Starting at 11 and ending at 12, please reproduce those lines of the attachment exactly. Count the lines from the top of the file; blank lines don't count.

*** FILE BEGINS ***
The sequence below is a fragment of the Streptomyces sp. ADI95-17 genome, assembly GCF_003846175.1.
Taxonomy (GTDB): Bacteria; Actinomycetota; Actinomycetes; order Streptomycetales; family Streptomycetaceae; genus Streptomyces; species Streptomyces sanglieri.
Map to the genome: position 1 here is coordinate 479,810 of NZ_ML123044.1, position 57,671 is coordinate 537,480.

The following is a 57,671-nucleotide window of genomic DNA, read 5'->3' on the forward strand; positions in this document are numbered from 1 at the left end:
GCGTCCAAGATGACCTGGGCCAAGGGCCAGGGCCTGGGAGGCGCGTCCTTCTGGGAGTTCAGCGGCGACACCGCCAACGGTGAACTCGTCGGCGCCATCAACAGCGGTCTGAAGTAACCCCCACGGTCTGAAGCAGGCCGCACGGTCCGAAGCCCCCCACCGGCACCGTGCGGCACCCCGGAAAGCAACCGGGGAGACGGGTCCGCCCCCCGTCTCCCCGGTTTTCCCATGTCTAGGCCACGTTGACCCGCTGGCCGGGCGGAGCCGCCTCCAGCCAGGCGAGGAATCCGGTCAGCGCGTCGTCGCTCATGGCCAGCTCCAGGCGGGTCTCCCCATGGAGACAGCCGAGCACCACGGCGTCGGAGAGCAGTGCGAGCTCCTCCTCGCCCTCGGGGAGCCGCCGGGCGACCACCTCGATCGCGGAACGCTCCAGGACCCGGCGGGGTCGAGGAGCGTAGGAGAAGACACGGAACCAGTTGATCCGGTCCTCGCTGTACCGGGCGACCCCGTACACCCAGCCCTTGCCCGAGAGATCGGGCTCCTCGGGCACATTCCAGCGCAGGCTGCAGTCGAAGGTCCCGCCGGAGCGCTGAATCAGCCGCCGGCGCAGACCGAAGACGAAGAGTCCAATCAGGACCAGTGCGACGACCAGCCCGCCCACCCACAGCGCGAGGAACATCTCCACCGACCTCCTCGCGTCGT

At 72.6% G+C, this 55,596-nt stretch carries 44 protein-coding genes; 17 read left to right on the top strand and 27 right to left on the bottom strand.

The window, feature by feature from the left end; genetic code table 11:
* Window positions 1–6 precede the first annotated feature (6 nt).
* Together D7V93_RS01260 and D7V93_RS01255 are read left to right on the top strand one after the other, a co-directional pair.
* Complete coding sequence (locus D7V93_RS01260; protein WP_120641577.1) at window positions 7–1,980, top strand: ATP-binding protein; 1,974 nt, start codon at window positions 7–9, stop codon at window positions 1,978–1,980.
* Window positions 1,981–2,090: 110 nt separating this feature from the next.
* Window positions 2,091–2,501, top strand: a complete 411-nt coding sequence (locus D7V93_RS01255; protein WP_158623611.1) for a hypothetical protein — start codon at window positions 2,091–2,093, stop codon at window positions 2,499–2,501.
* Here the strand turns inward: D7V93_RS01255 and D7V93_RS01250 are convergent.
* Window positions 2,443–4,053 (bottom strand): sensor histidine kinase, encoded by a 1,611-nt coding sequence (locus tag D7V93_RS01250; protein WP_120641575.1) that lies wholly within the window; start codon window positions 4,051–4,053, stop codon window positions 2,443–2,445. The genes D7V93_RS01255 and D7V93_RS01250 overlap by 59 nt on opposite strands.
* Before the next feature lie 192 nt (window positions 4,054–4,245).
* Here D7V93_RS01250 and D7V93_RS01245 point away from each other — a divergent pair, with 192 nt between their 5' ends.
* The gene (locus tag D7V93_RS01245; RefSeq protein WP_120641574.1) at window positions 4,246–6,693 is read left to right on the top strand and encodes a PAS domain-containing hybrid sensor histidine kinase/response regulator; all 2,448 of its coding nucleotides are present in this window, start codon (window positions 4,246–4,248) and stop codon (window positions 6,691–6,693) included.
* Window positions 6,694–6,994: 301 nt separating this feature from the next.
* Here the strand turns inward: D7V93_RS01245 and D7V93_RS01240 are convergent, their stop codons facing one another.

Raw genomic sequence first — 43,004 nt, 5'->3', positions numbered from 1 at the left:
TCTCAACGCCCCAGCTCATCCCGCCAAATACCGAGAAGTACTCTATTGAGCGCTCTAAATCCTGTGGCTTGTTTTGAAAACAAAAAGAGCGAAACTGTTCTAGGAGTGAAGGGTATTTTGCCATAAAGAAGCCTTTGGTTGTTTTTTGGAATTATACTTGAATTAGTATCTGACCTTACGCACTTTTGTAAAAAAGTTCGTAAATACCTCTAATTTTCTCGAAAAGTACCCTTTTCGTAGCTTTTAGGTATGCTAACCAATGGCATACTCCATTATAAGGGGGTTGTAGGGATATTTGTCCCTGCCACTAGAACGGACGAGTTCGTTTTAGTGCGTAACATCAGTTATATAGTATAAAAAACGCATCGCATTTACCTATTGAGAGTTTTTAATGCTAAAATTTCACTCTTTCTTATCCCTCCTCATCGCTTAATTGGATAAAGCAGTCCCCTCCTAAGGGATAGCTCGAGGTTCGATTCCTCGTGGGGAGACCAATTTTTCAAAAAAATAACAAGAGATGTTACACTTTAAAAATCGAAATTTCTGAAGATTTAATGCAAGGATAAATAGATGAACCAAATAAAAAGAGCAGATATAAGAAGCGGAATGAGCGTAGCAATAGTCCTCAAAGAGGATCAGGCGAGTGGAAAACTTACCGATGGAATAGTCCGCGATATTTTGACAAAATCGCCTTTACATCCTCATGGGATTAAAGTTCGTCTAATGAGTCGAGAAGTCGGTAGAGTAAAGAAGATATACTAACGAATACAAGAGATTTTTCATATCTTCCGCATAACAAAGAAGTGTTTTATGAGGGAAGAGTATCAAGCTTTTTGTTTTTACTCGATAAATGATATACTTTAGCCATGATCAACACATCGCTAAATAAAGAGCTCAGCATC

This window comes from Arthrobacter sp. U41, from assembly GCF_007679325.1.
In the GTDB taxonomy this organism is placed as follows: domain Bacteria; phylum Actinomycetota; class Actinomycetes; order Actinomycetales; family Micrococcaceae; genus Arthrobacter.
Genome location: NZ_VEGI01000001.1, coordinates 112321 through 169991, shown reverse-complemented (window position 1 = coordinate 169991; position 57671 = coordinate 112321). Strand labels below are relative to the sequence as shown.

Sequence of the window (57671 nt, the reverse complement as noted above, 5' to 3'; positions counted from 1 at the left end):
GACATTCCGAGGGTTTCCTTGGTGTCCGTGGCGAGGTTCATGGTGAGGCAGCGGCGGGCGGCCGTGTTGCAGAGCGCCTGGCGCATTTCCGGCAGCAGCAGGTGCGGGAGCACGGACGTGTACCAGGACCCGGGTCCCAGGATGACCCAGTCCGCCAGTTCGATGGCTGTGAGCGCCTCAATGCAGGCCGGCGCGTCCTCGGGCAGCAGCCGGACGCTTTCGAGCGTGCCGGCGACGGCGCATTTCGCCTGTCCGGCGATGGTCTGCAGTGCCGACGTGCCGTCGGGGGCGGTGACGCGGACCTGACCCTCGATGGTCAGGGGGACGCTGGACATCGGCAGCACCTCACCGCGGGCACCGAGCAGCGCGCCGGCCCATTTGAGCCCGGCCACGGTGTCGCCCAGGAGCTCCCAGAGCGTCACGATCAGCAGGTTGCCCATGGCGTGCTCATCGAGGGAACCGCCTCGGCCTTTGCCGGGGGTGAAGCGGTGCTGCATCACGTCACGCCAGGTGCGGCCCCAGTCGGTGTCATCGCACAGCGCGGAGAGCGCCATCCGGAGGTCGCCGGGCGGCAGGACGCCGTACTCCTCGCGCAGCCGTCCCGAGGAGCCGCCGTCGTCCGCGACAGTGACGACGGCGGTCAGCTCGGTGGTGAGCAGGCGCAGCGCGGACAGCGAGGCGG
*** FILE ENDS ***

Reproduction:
* Window positions 1,981–2,090: 110 nt separating this feature from the next.
* Window positions 2,091–2,501, top strand: a complete 411-nt coding sequence (locus D7V93_RS01255; protein WP_158623611.1) for a hypothetical protein — start codon at window positions 2,091–2,093, stop codon at window positions 2,499–2,501.